Over the past 15 years, Park County farmer Tim French and his neighbors have been stumped by a herd of elk that they’ve dubbed “the night raiders.”
The sly wapiti come out of the nearby mountains after dark and gorge themselves on crops. And then they leave again before the sun comes up. So, hunters never get a chance to shoot any of them, said French – who is also a Republican member of the Wyoming Senate.
“These night raiders are so smart, they’ve been doing this for so many years,” he told Cowboy State Daily.
‘You’re Welcome To Try’
Over the years, French said that he and some of his neighbors have welcomed hunters on to their properties to take a crack at the night raiders. The hunters almost always leave empty-handed and frustrated.
“When people come out and ask permission to hunt elk here, I’ll say ‘Yeah, but you’re not going to catch one. They’re always gone before daylight. You’re welcome to come sit out on the end of the fields, but you’re chances of getting an elk are slim to none,’” French said.
The night raider elk have gotten so good at evading hunters, they can even take cues from a distance, he added.
“I can step out of the house, an hour or two before sunrise, and I can hear them out there, talking to each other,” French said – referring to the chirping sounds that elk sometimes make to communicate.
“But if I hear a pickup coming up the road, the main county road, they just go silent and leave. They’ve figured out if that they stick around, they’ll get shot, so they leave. It’s an amazing thing,” he added.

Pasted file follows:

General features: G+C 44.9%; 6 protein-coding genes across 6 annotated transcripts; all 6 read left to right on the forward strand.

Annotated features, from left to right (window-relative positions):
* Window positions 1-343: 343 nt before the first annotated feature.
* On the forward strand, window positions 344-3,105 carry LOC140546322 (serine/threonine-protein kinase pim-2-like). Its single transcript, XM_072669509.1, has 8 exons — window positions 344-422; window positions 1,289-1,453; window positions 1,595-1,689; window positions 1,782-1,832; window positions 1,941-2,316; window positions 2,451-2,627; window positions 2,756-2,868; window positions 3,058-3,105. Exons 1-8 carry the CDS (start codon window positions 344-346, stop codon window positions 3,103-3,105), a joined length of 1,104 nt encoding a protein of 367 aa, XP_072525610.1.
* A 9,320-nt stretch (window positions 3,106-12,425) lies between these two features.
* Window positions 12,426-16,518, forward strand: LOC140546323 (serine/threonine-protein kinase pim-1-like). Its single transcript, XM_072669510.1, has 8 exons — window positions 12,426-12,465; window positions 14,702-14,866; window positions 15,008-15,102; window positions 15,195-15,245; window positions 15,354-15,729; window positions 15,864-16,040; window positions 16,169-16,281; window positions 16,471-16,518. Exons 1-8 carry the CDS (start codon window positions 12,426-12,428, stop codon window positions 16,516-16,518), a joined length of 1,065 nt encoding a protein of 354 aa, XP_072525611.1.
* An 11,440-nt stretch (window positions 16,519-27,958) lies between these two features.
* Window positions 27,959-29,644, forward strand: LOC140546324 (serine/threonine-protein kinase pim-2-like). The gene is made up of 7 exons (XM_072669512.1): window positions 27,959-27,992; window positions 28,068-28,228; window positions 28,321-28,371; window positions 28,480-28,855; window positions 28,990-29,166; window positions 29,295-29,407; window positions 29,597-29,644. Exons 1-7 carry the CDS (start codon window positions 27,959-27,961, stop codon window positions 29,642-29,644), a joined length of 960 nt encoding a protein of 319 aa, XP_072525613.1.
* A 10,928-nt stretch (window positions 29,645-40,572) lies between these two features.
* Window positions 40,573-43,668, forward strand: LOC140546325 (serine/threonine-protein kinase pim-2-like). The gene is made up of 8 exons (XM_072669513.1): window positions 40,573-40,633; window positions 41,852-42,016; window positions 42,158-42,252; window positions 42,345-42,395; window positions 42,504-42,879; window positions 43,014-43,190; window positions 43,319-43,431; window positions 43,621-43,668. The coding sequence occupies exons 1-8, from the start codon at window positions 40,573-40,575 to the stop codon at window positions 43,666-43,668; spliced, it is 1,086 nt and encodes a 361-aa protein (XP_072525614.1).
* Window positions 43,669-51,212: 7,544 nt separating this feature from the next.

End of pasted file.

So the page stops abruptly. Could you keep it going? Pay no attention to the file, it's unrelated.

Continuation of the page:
Numbers Have Grown
The night raider elk herd apparently travels about “six or eight miles” each direction between the Heart Mountain area and crop fields between Cody and Powell, French said.
And perhaps because they’re so good at avoiding hunters, their numbers have grown over the years, he said.
“I would say it started about 15 years ago. They would start coming in about mid-August. There wasn’t huge amount of elk at first – 50, maybe 75. But lately it seems there’s been 250 or 300 of them coming in,” French said.
French, along with his daughter and son-in-law, have hundreds of acres of crops, including malt barley and hay. On just their places alone, he estimates that the night raiders have been doing “thousands and thousands of dollars in damage every year.”
“When you get a herd of 300 elk going across a barley field, they trash it,” he said.
The trick of moving only during the dark has evidently been passed down through generations of ever-growing numbers of elk, he added.
“They’ve been doing it for so long, all the elk in the herd know what to do,” he said.
Is ‘Lethal Take’ The Answer?
French brought up the night raiders during a recent meeting of the Wyoming Legislature’s Joint Agriculture, State and Public Lands and Water Resources Committee, of which he’s a member.
The committee and Wyoming Game and Fish Department officials were discussing what to do about an overabundance of elk in some parts of Wyoming.
In some instances, where public hunting isn’t effective, the state can issue “lethal take” permits to landowners, Game and Fish Chief Game Warden Rick King told the committee. Those permits allow wildlife agents or contractors to kill elk on private land. Under some circumstances, the killing might be allowed at night, King said.
French said he might consider applying for lethal take permits. However, he doesn’t want to cut down local elk herds too far either.
“I don’t mind feeding some elk. I hunt elk too and I like eating elk. I like just watching them too. You don’t want to shoot them all, because you don’t want to negatively affect the opportunities for local hunters. But when the numbers coming into the crops get excessive it really starts to hit your pocketbook,” French said.
Mark Heinz can be reached at firstname.lastname@example.org.